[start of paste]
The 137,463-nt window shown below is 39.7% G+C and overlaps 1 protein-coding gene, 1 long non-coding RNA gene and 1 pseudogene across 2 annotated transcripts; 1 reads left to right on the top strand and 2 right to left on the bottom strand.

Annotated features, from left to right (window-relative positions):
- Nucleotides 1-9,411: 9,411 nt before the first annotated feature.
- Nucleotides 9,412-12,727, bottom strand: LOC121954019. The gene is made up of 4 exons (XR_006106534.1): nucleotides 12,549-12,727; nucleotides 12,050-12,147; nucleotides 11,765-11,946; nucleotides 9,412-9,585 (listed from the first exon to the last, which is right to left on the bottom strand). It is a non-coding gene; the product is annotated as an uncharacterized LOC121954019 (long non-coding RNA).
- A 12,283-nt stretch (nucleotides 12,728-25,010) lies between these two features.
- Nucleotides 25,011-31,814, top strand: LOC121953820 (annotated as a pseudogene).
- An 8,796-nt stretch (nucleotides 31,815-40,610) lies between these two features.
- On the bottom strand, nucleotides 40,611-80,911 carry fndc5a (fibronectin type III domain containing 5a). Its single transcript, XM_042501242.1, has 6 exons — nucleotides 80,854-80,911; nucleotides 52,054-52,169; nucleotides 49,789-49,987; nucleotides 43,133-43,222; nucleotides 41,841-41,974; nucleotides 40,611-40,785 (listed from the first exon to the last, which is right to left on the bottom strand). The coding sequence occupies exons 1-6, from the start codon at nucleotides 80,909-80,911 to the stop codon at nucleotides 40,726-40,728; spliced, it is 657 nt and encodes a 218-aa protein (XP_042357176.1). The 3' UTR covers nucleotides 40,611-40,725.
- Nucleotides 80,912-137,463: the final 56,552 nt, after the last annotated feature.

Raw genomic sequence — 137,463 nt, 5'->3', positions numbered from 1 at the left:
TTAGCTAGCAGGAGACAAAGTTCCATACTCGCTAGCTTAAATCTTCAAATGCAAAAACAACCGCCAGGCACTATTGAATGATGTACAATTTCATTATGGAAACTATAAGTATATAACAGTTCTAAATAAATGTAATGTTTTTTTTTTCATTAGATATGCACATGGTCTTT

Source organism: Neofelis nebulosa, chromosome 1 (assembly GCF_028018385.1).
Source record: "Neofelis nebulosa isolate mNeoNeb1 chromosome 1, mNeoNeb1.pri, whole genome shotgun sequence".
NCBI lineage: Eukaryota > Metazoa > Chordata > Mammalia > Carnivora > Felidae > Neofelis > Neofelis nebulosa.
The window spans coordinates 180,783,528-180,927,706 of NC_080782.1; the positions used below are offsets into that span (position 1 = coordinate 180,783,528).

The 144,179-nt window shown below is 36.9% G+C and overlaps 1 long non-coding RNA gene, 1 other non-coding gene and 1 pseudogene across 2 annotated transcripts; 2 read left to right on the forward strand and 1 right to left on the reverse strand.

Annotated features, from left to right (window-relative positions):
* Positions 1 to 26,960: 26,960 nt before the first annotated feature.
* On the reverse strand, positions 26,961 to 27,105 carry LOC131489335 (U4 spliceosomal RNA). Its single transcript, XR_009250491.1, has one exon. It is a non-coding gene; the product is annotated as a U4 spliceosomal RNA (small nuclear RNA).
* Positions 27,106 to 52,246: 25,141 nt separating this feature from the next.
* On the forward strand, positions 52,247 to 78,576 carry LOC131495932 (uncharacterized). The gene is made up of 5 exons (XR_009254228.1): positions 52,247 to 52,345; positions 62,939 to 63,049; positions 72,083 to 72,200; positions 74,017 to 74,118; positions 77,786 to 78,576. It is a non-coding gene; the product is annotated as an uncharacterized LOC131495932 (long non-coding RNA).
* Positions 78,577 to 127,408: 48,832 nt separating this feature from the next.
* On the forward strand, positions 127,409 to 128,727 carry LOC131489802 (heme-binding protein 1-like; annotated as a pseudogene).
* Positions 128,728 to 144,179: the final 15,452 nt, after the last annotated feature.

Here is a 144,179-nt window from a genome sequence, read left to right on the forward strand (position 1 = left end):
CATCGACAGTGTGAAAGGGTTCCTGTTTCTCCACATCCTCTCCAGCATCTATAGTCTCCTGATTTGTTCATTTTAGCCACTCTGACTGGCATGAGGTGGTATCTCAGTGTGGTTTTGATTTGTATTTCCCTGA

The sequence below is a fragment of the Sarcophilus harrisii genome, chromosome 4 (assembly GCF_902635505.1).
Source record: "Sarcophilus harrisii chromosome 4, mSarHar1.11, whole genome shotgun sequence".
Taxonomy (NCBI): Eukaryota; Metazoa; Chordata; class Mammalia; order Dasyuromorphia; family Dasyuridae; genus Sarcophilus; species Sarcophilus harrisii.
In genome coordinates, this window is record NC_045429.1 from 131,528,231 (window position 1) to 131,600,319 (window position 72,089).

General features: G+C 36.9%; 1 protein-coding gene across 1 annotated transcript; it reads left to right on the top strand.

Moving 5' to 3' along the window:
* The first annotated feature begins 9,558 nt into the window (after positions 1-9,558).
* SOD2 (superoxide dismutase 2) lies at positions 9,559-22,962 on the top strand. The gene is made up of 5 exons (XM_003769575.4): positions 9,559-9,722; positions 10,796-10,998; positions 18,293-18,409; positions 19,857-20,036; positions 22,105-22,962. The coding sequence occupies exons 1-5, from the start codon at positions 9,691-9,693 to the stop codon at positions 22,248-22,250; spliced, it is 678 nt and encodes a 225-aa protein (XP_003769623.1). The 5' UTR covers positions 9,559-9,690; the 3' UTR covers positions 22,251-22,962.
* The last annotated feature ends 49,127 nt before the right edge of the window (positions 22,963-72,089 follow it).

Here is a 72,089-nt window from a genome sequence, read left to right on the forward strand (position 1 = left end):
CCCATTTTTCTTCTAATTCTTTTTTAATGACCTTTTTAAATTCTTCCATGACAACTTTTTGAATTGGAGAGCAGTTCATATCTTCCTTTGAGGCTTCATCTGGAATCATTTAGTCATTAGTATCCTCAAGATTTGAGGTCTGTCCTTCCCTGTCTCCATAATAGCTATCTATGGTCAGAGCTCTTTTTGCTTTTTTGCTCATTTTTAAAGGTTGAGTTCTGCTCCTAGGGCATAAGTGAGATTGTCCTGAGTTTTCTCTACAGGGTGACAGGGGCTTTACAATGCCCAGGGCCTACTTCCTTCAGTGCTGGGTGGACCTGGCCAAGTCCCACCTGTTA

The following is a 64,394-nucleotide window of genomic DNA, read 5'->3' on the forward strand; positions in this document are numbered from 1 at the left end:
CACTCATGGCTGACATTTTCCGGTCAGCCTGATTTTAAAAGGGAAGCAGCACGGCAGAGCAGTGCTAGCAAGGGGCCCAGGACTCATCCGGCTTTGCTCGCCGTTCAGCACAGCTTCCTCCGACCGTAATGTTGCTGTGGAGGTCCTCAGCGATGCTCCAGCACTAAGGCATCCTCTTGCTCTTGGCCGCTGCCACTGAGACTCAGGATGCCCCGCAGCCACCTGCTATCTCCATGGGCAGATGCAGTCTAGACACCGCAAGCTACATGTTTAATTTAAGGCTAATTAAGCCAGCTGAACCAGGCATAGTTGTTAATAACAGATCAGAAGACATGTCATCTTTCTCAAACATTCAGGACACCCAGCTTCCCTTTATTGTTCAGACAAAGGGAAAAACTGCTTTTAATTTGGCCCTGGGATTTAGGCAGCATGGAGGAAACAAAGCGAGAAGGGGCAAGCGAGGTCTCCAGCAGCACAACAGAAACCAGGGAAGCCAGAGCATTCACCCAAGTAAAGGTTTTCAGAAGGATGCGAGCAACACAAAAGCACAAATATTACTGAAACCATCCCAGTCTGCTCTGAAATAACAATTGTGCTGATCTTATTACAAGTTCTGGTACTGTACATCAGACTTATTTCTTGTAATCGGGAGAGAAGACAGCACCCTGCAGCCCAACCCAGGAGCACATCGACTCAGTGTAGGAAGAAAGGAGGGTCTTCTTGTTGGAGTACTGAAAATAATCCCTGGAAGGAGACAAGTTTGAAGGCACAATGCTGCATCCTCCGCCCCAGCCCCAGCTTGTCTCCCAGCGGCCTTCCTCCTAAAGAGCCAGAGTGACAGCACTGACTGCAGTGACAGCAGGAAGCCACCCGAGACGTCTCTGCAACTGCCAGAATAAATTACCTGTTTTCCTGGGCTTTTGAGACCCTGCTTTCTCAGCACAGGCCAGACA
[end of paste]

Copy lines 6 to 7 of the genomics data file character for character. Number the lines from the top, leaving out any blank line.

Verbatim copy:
- Nucleotides 25,011-31,814, top strand: LOC121953820 (annotated as a pseudogene).
- An 8,796-nt stretch (nucleotides 31,815-40,610) lies between these two features.